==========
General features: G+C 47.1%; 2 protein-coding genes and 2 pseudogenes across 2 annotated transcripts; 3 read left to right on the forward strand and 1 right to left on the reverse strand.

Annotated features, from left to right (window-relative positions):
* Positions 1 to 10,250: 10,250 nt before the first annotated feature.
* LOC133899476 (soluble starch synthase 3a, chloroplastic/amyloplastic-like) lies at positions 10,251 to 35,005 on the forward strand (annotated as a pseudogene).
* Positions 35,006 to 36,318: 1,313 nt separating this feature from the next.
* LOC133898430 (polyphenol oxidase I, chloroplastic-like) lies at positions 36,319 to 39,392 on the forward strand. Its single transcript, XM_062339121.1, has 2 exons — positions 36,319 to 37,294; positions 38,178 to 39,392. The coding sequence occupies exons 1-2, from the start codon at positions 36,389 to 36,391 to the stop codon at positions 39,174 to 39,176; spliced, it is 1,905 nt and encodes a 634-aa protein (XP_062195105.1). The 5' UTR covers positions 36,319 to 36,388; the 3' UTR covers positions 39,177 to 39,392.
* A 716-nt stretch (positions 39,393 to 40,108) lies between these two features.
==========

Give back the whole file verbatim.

General features: G+C 47.1%; 2 protein-coding genes and 2 pseudogenes across 2 annotated transcripts; 3 read left to right on the forward strand and 1 right to left on the reverse strand.

Annotated features, from left to right (window-relative positions):
* Positions 1 to 10,250: 10,250 nt before the first annotated feature.
* LOC133899476 (soluble starch synthase 3a, chloroplastic/amyloplastic-like) lies at positions 10,251 to 35,005 on the forward strand (annotated as a pseudogene).
* Positions 35,006 to 36,318: 1,313 nt separating this feature from the next.
* LOC133898430 (polyphenol oxidase I, chloroplastic-like) lies at positions 36,319 to 39,392 on the forward strand. Its single transcript, XM_062339121.1, has 2 exons — positions 36,319 to 37,294; positions 38,178 to 39,392. The coding sequence occupies exons 1-2, from the start codon at positions 36,389 to 36,391 to the stop codon at positions 39,174 to 39,176; spliced, it is 1,905 nt and encodes a 634-aa protein (XP_062195105.1). The 5' UTR covers positions 36,319 to 36,388; the 3' UTR covers positions 39,177 to 39,392.
* A 716-nt stretch (positions 39,393 to 40,108) lies between these two features.